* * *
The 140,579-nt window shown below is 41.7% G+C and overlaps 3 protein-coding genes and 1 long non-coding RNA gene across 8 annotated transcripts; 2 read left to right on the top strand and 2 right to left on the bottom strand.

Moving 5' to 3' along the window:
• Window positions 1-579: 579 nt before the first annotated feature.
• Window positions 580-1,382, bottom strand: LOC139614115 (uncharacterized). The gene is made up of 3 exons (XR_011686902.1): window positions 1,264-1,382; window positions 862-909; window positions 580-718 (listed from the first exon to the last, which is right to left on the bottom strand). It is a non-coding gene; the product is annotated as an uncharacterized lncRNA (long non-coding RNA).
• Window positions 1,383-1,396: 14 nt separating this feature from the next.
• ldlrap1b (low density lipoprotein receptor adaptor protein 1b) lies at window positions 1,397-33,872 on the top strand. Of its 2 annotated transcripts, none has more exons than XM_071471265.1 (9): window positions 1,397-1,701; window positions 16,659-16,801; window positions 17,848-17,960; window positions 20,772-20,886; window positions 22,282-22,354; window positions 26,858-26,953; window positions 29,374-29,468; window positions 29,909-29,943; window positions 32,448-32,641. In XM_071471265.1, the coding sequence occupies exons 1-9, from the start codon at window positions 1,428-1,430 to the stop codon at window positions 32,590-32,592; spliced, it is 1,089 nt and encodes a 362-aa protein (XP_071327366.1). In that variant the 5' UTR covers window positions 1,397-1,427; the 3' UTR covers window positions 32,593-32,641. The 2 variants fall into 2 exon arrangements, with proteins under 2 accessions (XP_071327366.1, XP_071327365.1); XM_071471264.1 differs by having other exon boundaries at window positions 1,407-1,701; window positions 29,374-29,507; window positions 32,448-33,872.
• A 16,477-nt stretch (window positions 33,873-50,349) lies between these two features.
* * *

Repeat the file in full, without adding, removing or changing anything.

The 140,579-nt window shown below is 41.7% G+C and overlaps 3 protein-coding genes and 1 long non-coding RNA gene across 8 annotated transcripts; 2 read left to right on the top strand and 2 right to left on the bottom strand.

Moving 5' to 3' along the window:
• Window positions 1-579: 579 nt before the first annotated feature.
• Window positions 580-1,382, bottom strand: LOC139614115 (uncharacterized). The gene is made up of 3 exons (XR_011686902.1): window positions 1,264-1,382; window positions 862-909; window positions 580-718 (listed from the first exon to the last, which is right to left on the bottom strand). It is a non-coding gene; the product is annotated as an uncharacterized lncRNA (long non-coding RNA).
• Window positions 1,383-1,396: 14 nt separating this feature from the next.
• ldlrap1b (low density lipoprotein receptor adaptor protein 1b) lies at window positions 1,397-33,872 on the top strand. Of its 2 annotated transcripts, none has more exons than XM_071471265.1 (9): window positions 1,397-1,701; window positions 16,659-16,801; window positions 17,848-17,960; window positions 20,772-20,886; window positions 22,282-22,354; window positions 26,858-26,953; window positions 29,374-29,468; window positions 29,909-29,943; window positions 32,448-32,641. In XM_071471265.1, the coding sequence occupies exons 1-9, from the start codon at window positions 1,428-1,430 to the stop codon at window positions 32,590-32,592; spliced, it is 1,089 nt and encodes a 362-aa protein (XP_071327366.1). In that variant the 5' UTR covers window positions 1,397-1,427; the 3' UTR covers window positions 32,593-32,641. The 2 variants fall into 2 exon arrangements, with proteins under 2 accessions (XP_071327366.1, XP_071327365.1); XM_071471264.1 differs by having other exon boundaries at window positions 1,407-1,701; window positions 29,374-29,507; window positions 32,448-33,872.
• A 16,477-nt stretch (window positions 33,873-50,349) lies between these two features.